lahi´ na‟a maumau‟i ia „e he si‟i.
Encourage some creative solutions. If they‟re       Fakasio ma‟u pē ha ngaahi founga fo‟ou mo
fighting over crayons suggest they each             fakapotopoto ange ke fai „aki „a ho‟o ngaahi
choose three each, rather than trying to find       fakatonutonu´. Ka fai ha kē he kala tā-valivali´
out who caused the fight.                           pea fekau ke na takitaha fili ha fo‟i kala „e 3 ke
                                                    na nonga ai „o „oua „e faka‟eke pe ko hai na‟a´
                                                    ne fakatupu „a e kee´.
Don‟t investigate who started it. Ask them if       „Oua „e fakatotolo‟i pe ko hai na‟a´ ne fakatupu
they can think of a way of solving the              „a e kee´. „Eke ange pe „oku´ na „ilo ha founga
problem.                                            ke vete „aki „a „ena fefaikehekehe‟aki´.
Separate without punishment – for example           Fakamavahe‟i kae „oua „e tautea‟i´ „o pehē ni –
suggest that one plays in one room while the        fekau „a e taha ke „alu „o va‟inga tokotaha pē ia
other helps you do something else.                  pea ko e tokotaha ke tokoni atu ha me‟a ke mo
                                                    fai.
Don‟t compare your children, or praise one          „Oua „e fakatatau „a ho‟o fānau´ pe vikia ha
over the other, but try to make each one feel       taha kae tukuhifo ha taha. Feinga ke nau „ilo
special and unique.                                 „oku´ ke „ofeina mo pelepele‟i takitaha
                                                    kinautolu.
Instead of saying “share”, say “It‟s ...‟s turn.”   „Oua „e fekau‟i ke nau “vahevahe” ha me‟a.
                                                    Talaange, “ko e taimi 'eni „o hai.”
New babies                                          Pēpē fo‟ou´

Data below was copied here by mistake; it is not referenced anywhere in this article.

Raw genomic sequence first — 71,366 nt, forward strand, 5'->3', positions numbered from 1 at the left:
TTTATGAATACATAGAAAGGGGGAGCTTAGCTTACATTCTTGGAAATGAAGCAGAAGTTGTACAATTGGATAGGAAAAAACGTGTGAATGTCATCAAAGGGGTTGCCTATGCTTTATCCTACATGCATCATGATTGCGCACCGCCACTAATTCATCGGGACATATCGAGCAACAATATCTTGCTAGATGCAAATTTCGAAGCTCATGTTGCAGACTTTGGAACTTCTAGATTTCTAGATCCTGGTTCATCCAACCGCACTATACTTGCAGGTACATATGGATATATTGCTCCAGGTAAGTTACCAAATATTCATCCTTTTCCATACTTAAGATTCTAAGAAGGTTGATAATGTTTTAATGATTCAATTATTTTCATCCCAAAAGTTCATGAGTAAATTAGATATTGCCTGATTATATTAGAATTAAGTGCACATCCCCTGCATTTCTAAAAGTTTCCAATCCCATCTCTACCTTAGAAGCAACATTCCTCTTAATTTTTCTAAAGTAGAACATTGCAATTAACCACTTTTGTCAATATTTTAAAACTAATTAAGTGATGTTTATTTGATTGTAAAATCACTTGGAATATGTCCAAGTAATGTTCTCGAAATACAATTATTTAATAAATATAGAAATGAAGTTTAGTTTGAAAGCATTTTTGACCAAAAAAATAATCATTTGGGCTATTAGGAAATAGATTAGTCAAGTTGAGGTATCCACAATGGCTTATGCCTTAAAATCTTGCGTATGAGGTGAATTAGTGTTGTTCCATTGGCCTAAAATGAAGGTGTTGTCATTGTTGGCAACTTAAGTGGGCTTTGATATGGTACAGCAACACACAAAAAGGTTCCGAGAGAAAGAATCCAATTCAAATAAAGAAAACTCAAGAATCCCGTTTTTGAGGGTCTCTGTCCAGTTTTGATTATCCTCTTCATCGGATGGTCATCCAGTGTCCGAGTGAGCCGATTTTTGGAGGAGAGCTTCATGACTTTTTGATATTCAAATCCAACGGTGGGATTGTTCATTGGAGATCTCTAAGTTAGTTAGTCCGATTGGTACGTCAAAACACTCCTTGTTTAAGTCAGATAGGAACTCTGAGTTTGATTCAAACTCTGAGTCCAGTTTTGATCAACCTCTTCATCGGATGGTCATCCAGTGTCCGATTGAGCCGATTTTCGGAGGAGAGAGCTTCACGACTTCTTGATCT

Feelings of jealousy, rivalry and resentment        Ko e anga totonu pē ka „asi mai ha meheka,
are normal. Parents can help children learn to      fakavahavaha‟a pe loto mamahi mei´ he fānau´
handle these feelings.                              „o ka fā‟ele‟i mai ha pēpē fo‟ou. Kā „e lava „e
                                                    he mātu‟a´ „o tokoni‟i „a e fānau ke nau lava „o
                                                    matali ha hoko „a e me‟a´ ni.
Getting ready for the new arrival                   Teu ki he „aho fā‟ele´
When the new baby is born                           „I hono fā‟ele‟i mai „o e pēpē fo‟ou´
It‟s important for them to feel a part of           „Oku mahu‟inga ke fakakau atu „a e fānau iiki´
everything. They need to feel important and         kotoa he teuteu´ pea ke nau „ilo‟i „oku
responsible.                                        fakamahu‟inga‟i „enau kau ki ai.
Fighting                                            Ko e kē
“If they are bickering, give them space to sort     “Kapau „oku nau kē pea tukuatu ke vakai‟i pe te
it out”                                             nau lava pē ke nau toe fakalelei”
Some ideas                                          Ngaahi fokotu‟u fakakaukau
“I think we need to see anger as natural – it‟s     “'Oku tonu ke mahino ko e „ita´ ko e me‟a pē ia
      0077a670-922b-4255-aaff-24a8e364a498.doc


how parents deal with it”                         kuopau ke hoko – kā ke toe lelei ange „a e me‟a
                                                  ke fai „e he mātu‟a´ „i ha‟ane hoko”
SKIP006 May 2005                                  SKIP006 Mē 2005
Skip supports parents and caregivers to raise     „Oku poupou‟i „e he Skip „a e mātu‟a´ mo e kau
their children in a positive way.                 tauhifānau´ ke nau lava „o ohi lelei hake „a
                                                  „enau fānau´.
For more information go to:                       „E toe ma‟u atu ha ngaahi fakamatala mei´ he
www.familyservices.govt.nz/skip/                  uepisaiti: www.familyservices.govt.nz/skip/
Email: skipinfo@msd.govt.nz                       „Imeili: skipinfo@msd.govt.nz pe telefoni 04
or phone: 04 916 3300                             916 3300
For more information on support for parents       „E ma‟u atu mo e ngaahi fakamatala ki he
go to www.familyservices.govt.nz and click        poupou mo e tokoni ki he mātu‟a´ mei´ he
on National Directory.                            uepisaiti www.familyservices.govt.nz pea ke
                                                  fakaava „a e National Directory.
“How you are with them is how they are to         “Ko ho‟o ngaahi tō‟onga kiate kinautolu´, ko
you and each other”                               „enau tō‟onga ia „e fai atu kia koe´ pea mo nau
                                                  takitaha fai „ia kinautolu´”
“When I was burping the baby I‟d have to          “'I he „eku fakahake „a pēpē, na‟a´ ku toe
burp Joe as well”                                 fakahake ai pē foki mo Joe”
“Get your older child out of the cot before the   “Feinga ke hiki atu „a ho‟o tama lahi´ mei´ he
new baby is born”                                 mohenga pēpee´ (cot) kimu‟a pea ke toki
                                                  fā‟ele´”